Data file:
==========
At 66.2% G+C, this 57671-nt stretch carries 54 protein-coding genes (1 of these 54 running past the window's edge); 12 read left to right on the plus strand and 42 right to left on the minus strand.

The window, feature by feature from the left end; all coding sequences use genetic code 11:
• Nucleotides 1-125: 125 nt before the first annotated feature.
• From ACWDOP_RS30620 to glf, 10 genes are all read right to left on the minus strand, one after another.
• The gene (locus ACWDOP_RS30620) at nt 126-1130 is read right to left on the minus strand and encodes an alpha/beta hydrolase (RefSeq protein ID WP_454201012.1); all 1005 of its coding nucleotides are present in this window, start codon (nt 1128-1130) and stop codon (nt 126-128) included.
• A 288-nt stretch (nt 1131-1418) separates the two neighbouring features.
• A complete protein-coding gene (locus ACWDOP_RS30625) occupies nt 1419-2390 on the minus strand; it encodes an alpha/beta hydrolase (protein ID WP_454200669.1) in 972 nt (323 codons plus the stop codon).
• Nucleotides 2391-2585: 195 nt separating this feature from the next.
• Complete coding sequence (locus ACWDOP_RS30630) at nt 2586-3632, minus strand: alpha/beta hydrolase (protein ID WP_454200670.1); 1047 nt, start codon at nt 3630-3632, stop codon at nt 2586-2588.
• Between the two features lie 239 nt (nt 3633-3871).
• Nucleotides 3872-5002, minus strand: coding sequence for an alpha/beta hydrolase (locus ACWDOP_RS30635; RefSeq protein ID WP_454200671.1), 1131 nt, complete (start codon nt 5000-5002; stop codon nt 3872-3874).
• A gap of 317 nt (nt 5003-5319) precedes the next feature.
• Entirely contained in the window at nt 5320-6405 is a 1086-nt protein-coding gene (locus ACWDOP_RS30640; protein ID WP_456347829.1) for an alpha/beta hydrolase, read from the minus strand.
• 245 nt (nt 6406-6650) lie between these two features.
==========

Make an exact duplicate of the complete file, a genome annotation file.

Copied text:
At 66.2% G+C, this 57671-nt stretch carries 54 protein-coding genes (1 of these 54 running past the window's edge); 12 read left to right on the plus strand and 42 right to left on the minus strand.

The window, feature by feature from the left end; all coding sequences use genetic code 11:
• Nucleotides 1-125: 125 nt before the first annotated feature.
• From ACWDOP_RS30620 to glf, 10 genes are all read right to left on the minus strand, one after another.
• The gene (locus ACWDOP_RS30620) at nt 126-1130 is read right to left on the minus strand and encodes an alpha/beta hydrolase (RefSeq protein ID WP_454201012.1); all 1005 of its coding nucleotides are present in this window, start codon (nt 1128-1130) and stop codon (nt 126-128) included.
• A 288-nt stretch (nt 1131-1418) separates the two neighbouring features.
• A complete protein-coding gene (locus ACWDOP_RS30625) occupies nt 1419-2390 on the minus strand; it encodes an alpha/beta hydrolase (protein ID WP_454200669.1) in 972 nt (323 codons plus the stop codon).
• Nucleotides 2391-2585: 195 nt separating this feature from the next.
• Complete coding sequence (locus ACWDOP_RS30630) at nt 2586-3632, minus strand: alpha/beta hydrolase (protein ID WP_454200670.1); 1047 nt, start codon at nt 3630-3632, stop codon at nt 2586-2588.
• Between the two features lie 239 nt (nt 3633-3871).
• Nucleotides 3872-5002, minus strand: coding sequence for an alpha/beta hydrolase (locus ACWDOP_RS30635; RefSeq protein ID WP_454200671.1), 1131 nt, complete (start codon nt 5000-5002; stop codon nt 3872-3874).
• A gap of 317 nt (nt 5003-5319) precedes the next feature.
• Entirely contained in the window at nt 5320-6405 is a 1086-nt protein-coding gene (locus ACWDOP_RS30640; protein ID WP_456347829.1) for an alpha/beta hydrolase, read from the minus strand.
• 245 nt (nt 6406-6650) lie between these two features.